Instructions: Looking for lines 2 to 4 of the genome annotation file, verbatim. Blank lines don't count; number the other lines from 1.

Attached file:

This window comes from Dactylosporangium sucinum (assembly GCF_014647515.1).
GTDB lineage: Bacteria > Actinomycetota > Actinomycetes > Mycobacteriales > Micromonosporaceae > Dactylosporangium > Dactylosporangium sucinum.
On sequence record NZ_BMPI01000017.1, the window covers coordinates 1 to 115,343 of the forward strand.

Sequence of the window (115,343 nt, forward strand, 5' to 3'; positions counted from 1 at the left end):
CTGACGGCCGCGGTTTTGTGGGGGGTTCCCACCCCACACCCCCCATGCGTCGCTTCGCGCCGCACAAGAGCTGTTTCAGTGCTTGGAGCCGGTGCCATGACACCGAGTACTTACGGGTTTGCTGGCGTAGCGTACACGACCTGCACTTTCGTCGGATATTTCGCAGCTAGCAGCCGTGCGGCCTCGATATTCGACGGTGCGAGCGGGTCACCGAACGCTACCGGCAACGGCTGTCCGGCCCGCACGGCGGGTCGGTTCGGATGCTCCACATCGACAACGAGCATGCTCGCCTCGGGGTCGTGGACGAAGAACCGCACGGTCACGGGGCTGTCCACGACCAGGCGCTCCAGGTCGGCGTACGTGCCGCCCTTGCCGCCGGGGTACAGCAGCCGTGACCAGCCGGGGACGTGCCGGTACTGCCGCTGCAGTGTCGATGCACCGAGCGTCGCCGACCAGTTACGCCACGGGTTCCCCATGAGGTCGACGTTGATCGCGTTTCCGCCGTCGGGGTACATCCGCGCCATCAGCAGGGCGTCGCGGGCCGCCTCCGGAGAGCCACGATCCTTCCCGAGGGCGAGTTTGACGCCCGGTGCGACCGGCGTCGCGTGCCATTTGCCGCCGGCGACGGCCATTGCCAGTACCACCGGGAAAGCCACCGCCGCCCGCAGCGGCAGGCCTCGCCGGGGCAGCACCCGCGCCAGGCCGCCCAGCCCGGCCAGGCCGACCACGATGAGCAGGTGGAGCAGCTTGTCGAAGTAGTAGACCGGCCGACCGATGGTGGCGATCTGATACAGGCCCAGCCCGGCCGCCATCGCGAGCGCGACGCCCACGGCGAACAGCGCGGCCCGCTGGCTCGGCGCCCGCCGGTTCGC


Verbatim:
GTDB lineage: Bacteria > Actinomycetota > Actinomycetes > Mycobacteriales > Micromonosporaceae > Dactylosporangium > Dactylosporangium sucinum.
On sequence record NZ_BMPI01000017.1, the window covers coordinates 1 to 115,343 of the forward strand.

Sequence of the window (115,343 nt, forward strand, 5' to 3'; positions counted from 1 at the left end):